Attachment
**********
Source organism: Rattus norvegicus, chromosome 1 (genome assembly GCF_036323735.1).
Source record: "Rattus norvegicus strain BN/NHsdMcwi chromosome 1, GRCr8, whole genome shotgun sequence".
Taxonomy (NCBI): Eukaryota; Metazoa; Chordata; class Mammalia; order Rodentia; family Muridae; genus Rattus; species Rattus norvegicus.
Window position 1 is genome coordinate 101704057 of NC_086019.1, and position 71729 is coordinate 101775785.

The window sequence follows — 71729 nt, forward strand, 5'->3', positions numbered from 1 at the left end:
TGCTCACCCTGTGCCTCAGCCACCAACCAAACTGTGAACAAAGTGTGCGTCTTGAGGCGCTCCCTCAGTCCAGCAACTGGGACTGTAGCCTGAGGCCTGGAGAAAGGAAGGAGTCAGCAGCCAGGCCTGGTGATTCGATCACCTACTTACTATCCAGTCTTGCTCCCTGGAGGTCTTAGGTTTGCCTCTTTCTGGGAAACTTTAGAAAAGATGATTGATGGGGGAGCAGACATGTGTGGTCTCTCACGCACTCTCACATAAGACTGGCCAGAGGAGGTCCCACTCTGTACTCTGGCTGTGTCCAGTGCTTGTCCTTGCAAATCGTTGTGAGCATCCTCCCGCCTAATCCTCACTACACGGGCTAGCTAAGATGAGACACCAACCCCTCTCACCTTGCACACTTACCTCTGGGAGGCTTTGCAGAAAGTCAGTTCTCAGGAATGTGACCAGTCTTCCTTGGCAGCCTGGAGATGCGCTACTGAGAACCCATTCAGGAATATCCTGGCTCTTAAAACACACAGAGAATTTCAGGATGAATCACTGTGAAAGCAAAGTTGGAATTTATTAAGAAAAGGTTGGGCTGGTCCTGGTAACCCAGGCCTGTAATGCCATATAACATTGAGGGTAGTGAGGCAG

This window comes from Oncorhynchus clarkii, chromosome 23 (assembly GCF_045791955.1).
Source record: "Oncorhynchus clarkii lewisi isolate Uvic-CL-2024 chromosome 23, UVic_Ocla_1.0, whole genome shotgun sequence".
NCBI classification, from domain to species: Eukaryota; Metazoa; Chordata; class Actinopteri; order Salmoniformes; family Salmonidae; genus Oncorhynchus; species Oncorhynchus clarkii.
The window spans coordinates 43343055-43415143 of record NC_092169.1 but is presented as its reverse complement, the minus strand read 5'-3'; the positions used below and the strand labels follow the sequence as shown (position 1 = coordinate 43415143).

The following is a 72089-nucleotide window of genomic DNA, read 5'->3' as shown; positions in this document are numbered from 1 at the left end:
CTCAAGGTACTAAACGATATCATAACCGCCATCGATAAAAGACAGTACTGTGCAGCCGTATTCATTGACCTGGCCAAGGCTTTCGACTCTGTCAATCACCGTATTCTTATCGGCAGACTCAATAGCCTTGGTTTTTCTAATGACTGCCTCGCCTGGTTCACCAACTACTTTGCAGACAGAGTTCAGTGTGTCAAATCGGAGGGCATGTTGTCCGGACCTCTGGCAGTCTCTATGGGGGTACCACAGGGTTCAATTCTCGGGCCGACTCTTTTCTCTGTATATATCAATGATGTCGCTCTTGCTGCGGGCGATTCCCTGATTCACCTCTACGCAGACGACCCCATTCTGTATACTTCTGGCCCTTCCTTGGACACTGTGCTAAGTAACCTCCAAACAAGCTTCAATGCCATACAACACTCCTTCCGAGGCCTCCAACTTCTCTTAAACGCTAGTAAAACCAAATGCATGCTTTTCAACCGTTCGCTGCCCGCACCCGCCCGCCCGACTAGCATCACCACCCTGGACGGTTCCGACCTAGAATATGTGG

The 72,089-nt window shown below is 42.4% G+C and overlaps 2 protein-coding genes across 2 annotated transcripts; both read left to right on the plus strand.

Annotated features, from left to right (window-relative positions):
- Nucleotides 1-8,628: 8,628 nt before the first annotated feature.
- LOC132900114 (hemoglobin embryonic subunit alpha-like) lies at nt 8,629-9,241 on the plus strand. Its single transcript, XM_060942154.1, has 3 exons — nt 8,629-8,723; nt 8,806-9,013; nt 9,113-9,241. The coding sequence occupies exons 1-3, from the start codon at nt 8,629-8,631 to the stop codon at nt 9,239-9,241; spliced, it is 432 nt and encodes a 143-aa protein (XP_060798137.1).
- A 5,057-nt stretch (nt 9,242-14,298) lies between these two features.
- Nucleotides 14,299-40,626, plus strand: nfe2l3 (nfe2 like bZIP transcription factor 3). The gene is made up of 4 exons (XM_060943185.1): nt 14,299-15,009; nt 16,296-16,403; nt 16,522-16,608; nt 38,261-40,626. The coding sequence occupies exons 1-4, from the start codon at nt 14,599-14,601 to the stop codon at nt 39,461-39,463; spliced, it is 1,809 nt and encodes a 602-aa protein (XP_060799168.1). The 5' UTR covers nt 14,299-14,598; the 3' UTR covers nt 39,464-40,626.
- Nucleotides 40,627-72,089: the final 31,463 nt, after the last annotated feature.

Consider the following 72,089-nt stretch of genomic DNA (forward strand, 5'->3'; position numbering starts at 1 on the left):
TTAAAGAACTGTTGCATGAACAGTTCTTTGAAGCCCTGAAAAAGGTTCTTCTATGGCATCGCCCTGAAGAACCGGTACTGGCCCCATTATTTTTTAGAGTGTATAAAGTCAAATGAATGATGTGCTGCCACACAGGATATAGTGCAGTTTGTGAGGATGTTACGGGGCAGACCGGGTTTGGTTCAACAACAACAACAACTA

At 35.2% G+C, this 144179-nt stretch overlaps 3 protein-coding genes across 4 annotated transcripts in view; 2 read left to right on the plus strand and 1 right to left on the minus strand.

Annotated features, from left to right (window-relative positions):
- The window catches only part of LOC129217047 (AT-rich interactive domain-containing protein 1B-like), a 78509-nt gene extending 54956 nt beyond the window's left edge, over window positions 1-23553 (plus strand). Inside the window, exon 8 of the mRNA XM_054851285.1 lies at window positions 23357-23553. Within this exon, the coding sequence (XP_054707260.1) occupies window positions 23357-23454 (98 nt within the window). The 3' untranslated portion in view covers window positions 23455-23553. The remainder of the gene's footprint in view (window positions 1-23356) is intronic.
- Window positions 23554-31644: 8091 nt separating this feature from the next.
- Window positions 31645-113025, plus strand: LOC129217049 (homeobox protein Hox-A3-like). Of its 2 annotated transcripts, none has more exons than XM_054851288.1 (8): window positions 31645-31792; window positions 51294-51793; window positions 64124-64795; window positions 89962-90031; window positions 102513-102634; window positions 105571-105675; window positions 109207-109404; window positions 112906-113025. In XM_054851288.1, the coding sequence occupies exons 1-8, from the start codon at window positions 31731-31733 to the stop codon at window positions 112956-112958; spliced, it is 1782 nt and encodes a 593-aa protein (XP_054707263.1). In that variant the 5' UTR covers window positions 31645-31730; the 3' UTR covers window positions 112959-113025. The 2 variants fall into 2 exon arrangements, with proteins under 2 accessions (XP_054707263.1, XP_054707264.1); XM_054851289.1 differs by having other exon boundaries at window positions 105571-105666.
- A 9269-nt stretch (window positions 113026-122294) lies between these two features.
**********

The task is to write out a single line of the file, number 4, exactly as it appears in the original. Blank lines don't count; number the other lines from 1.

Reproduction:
Window position 1 is genome coordinate 101704057 of NC_086019.1, and position 71729 is coordinate 101775785.